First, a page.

This morning at breakfast Eleanor announced that she has seven super powers, and she wanted to list them for me. The first was reading. To be honest I missed whether or not she listed the next six because I was overwhelmed by the wash of relief. A feeling that do-overs are possible, that Mulligans can make a difference. Let me explain the back-story so you can appreciate the sense of parental redemption. To get to it, though, we first have to visit the back-back story, the one that begins in my childhood.
Once Upon a Time, I was an Indian Princess.
No. Seriously. I was. The reason that I bring this up (despite the unenlightened name and stereo-typed activities that took place back in the late 1970’s) is that there is one moment from that elementary school experience that has shaped me enduringly enough that it impacts my parenting all these years later.
In our YMCA father-daughter group we sat in circles. We sang songs. We made crafts. We built pinewood derby cars. We went camping. The trip happened in the late spring. In the Pacific Northwest. It’s not hard to imagine that the whole time was spent huddled in soaked tents watching the rain relentless pour from the skies. I think it was the final straw for my Dad, turning our first year of Indian Princesses into our last.
But despite the rain, or rather, because of it, the camping trip was pivotal for me, too. But in an entirely different way. You see, at the end of our year together, the fathers handed out awards to each young princess. Now it may well be that these awards were decided upon with haste and desperation, the leaders trying to come up with something, anything really, that even remotely matched each little girl. All I know was that I was awarded ‘Best Camper in The Rain’. And I’ve doggedly held on to that title ever since. Somehow it made me feel plucky, spirited, adventurous, optimistic. It was a label that stuck. A label that became part of my self-definition. There have been times over the years when, instead of groaning or whining or pouting I’ve said to myself ‘but I can do this! Because I am the Best Camper in the Rain!’ Even if I were saying it half in jest, I was thinking of it none-the-less, and it changed my choices. And it has made me incredibly aware of the labels we give others. Especially our children. So I was flabbergasted when I realized a few months ago I had made a labeling mistake. It wasn’t the misuse of a moniker, but its inverse. The implicit label left by silence.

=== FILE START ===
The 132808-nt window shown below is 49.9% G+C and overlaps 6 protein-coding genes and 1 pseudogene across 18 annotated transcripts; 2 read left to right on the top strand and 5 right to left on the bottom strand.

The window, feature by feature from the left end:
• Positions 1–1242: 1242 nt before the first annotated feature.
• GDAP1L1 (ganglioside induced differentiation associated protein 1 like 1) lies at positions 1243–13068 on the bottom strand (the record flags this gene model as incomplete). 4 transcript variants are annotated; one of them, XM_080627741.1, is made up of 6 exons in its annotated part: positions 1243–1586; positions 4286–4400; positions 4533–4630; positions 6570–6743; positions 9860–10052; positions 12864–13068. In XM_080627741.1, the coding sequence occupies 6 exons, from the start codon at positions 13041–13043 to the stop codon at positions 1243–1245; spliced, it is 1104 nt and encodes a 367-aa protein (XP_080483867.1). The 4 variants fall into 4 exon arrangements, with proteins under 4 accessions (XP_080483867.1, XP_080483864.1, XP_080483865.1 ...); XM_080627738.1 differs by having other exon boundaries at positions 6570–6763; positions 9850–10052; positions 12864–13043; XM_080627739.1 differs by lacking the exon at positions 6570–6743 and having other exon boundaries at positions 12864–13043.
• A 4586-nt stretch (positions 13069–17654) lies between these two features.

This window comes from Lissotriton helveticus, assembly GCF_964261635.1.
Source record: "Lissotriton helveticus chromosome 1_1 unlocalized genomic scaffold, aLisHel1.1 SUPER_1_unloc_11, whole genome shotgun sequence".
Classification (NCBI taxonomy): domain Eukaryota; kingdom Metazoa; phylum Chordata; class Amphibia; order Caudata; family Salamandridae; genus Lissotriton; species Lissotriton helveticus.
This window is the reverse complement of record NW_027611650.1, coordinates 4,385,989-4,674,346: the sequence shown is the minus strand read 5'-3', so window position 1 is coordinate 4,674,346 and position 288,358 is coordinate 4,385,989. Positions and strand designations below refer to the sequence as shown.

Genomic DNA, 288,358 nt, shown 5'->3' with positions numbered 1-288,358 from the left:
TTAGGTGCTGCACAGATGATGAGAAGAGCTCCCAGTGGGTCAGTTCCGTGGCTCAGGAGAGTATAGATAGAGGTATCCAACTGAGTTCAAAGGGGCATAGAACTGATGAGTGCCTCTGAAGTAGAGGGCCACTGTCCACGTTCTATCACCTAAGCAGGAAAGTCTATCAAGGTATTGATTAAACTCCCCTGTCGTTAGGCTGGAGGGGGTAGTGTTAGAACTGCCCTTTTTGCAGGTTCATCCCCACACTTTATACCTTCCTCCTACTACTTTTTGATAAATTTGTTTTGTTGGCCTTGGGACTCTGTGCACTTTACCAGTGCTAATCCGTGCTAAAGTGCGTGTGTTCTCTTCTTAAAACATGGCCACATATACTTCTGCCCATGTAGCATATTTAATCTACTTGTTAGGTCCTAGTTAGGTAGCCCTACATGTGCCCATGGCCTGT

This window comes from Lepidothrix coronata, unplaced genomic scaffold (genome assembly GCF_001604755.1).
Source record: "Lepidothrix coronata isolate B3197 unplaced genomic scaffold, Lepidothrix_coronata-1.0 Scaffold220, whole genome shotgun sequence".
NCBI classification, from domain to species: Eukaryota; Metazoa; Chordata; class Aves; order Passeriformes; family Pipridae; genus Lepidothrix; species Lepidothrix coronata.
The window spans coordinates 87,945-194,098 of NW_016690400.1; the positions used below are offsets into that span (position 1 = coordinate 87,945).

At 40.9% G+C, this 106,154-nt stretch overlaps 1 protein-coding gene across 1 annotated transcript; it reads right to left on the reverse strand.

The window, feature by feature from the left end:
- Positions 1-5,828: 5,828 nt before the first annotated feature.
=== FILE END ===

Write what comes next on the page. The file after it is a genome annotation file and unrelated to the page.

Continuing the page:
Cole has always been a voracious reader. Up to this point Eleanor, by contrast, has been indifferent to books. She would listen or read, but she didn’t embrace it, there wasn’t a zest for it. I didn’t push it, I didn’t force it. I didn’t want to create a comparison between the two children in which she came up lacking. Instead of focusing on the written word, we had emphasized math as her superpower. She was MathGirl. Don’t get me wrong, she isn’t doing calculus, trigonometry or even long division. But as parents of a daughter we wanted to try and coat her in armor that protected her against the pervasive societal messages about girls’ abilities in math (and science and technology and engineering …but I digress).
But late this summer it finally dawned on me that maybe she didn’t see herself as a great reader, a lover of books, because we never gave her the feedback that she was. Eleanor has no way to create a relative comparison to Cole – with a five-year age gap he is currently better at everything. I became suspicious. Is she not gravitating to reading because we aren’t reinforcing it the same way we did for Cole?
And so, a stealthy propaganda campaign began. I thought it would take a herculean effort to change course. I was wrong again. It only took one small moment. In the first week of school, as she sat reading a new library book, I quietly whispered ‘Eleanor. Look! Look at the back cover of your book – it says this is for readers ages 8-11.’ Then I leaned over conspiratorially and continued ‘Do you know what that means?’ Her eyes lit up, the grin from her six year-old cheeks reached up to her ears as she shouted ‘I am Reading Girl!’
The subtle alchemy of parenting is sometimes more potent than we imagine. For Eleanor, books have become a source of magic. Maybe it’s coincidental, maybe it’s developmental, maybe it’s more. There is a fine line to be walked. We don’t want to Rah-Rah-Sis-Boom-Bah every moment of our child’s life, never allowing the space for them to grow their inner voice. Conversely, we need to be aware that when we are silent we are perhaps muting their potential. There is a gentle middle ground to inhabit when we come into awareness. What messages are we sending? Which labels are being received?
Eleanor has seven super powers. One of them is reading. As for the other six? I’ll keep you posted.
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